Japanese Anemone not happy

I have an Honorine Jobert whose leaves are going yellow and dying.  It has looked fine until recently with lots of leafy growth and 3 flower stems have appeared under the leaves.  Any ideas to halt the decay?  I would hate to lose it.  It is planted in dryish soil near, but not under, a large conifer in next door's garden and gets a good amount of sun each day.  



  • ObelixxObelixx Vendée, Western FrancePosts: 19,448

    I'd give it a drink.   My best clump of Japanese anemones is growing in a damp bed which is in shade most of the year except high summer for a week or two and then gets sun only after 3:30pm the rest of the year between early April and September.

    "We don't stop playing because we grow old; we grow old because we stop playing." - George Bernard Shaw
  • philippa smith2philippa smith2 Posts: 8,096

    I'd go with Obelixx........in my experience these plants prefer moist conditions and don't thrive in hot sun.

    Could be your neighbour's conifer is now showing it's true colours by taking all the moisture which may not have been particularly noticeable to you earlier onimage

  • Mine grow like weeds in a sunny south facing bed at the side of the house.

    They were planted deeply about 40 years ago and still flourish. I do not feed them or water them in fact I would like to get rid of them but they are so nice late in the summer I dont.

  • philippa smith2philippa smith2 Posts: 8,096

    Joss.....just goes to show doesn't it ?      Every garden is different and there is rarely a sure fire way which suits all.  Also why it is always a good idea to wait for several opinions before taking action. image I guess that's what makes it interesting (if a little frustrating ).

  • ObelixxObelixx Vendée, Western FrancePosts: 19,448

    JOss's will have had time to get their roots down so they can cope with dryness but if happyC's is a recent planting it won't be so settled and will need extra moisture till it does get established. 

    I find this white form much harder than the pink and purpley forms to grow well and have just planted my last attempt at getting them established here in good, fertile soil which is well drained but doesn't dry out and with shelter from the worst of the wind.   We'll see.

    "We don't stop playing because we grow old; we grow old because we stop playing." - George Bernard Shaw
  • philippa smith2philippa smith2 Posts: 8,096

    True enough..........all the circumstances need to be known really before one can make a definitive response.

    Hope you have luck with yoursimage

  • Thanks for all the comments. I had seen them growing in very dry conditions in the Dordogne, so thought it should be ok.  I will give it a good drink when it's cooler this evening.  Yes Obelixx, it was only planted last June, so perhaps it needs a bit of tlc.  Should i feed it, and if so, with what?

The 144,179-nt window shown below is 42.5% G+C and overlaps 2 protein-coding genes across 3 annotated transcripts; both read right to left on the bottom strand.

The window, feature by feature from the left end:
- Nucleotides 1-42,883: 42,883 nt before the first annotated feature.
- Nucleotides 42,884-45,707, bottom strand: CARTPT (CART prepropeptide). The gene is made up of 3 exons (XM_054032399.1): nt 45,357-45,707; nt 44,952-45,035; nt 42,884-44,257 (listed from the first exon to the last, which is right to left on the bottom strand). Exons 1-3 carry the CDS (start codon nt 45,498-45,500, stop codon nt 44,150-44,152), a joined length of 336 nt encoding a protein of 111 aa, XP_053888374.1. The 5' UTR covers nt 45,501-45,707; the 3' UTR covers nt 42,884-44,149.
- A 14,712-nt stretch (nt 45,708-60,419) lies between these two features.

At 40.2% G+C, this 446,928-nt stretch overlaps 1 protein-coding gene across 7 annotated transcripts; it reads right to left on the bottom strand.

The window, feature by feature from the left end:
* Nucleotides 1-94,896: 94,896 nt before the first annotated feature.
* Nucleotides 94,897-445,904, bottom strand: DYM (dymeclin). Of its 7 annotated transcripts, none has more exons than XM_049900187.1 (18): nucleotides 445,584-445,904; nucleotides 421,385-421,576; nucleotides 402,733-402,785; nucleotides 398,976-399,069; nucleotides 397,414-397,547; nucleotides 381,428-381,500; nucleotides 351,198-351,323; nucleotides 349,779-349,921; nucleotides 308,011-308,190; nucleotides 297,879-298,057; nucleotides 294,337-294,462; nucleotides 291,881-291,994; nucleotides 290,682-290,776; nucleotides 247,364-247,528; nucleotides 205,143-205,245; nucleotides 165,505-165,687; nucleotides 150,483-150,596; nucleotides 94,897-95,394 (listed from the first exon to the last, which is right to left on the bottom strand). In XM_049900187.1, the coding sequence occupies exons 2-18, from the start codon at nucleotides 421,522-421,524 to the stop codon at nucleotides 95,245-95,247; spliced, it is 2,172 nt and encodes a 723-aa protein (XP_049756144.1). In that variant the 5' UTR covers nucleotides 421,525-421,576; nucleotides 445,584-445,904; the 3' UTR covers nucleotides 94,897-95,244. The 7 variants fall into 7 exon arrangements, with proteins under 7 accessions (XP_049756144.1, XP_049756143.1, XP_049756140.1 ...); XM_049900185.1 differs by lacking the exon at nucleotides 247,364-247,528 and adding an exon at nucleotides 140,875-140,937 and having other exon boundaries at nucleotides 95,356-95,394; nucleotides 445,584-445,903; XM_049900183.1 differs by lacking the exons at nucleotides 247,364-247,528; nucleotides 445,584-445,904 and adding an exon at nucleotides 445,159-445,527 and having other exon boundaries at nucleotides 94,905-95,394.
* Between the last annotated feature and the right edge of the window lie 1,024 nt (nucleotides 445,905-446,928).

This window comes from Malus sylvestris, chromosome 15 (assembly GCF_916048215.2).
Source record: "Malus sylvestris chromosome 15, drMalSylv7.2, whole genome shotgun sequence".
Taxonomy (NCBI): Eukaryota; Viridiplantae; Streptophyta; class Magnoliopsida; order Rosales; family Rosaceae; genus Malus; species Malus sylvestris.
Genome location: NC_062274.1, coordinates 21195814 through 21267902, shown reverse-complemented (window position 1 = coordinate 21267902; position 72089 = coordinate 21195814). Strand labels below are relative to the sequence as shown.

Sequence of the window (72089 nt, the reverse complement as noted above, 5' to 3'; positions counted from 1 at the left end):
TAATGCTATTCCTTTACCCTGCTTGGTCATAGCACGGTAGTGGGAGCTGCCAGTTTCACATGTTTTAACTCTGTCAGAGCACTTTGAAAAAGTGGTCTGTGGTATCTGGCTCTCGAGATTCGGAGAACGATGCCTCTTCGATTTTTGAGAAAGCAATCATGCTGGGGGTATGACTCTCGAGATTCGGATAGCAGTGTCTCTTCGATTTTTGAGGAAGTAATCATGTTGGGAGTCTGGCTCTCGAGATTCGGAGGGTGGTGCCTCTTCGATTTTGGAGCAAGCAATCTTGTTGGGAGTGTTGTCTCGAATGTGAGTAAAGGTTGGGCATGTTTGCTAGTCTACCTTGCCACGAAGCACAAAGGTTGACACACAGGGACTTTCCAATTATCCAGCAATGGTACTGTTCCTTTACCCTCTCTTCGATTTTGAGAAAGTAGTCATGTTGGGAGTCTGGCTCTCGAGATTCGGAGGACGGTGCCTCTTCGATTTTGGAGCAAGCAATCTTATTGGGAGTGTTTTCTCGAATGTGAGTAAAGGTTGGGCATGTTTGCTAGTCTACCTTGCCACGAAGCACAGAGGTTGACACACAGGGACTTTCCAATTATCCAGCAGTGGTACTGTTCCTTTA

• Forester2Forester2 Posts: 1,477

    They do seem to take a year or two to get established.  My best ones (pink) are against an east facing fence which remains dampish so they get early sun but avoid the baking hot sun.  I also have a white one on a west facing fence which just about survives each year, but I have noticed it has crept under the fence and is doing well in my next door neighbours garden and it is therefore facing east there like my pink one.  Give yours lots of drinks and maybe consider moving it in the late Autumn if it doesn't thrive.

  • As if right on cue, this is what popped up on Facebook today.    

    RHS - Royal Horticultural Society 1 hr · 

    FledglingFriday??? Do you have a difficult place for planting? Dry shade isn't very inviting but there are plants that will survive and brighten up those dull and dingy corners. Use our Plant Finder to find some great ideas:http://www.rhs.org.uk/plants/search-Form Do you have a favourite shade dweller?
    This is Anemone x hybrida ‘Honorine Jobert’http://www.rhs.org.uk/Plants/95098/Anemone-x-hybrida-Honorine-Jobert/Details

    And underneath was a lovely photo of how I hope my anemone will look later this summer  image

  • FairygirlFairygirl west central ScotlandPosts: 28,211

    I find they're happiest in a bit of shade, but up here in the (usually) wet clay soil they will grow well in sun too. Lots of plants which we think of as shade lovers will take a fair bit of sun if their feet don't dry out too much.  I have some young anemones ( 'Whirlwind' - a white semi double )   put in last summer  which are also looking a bit dreary hct, but it's been unusually dry and warm this year so I'm putting it down to that and trying to keep them well watered till they're well established. 

    Perhaps we can compare pix in autumn to see how they've done! image

    It's a place where beautiful isn't enough of a word....

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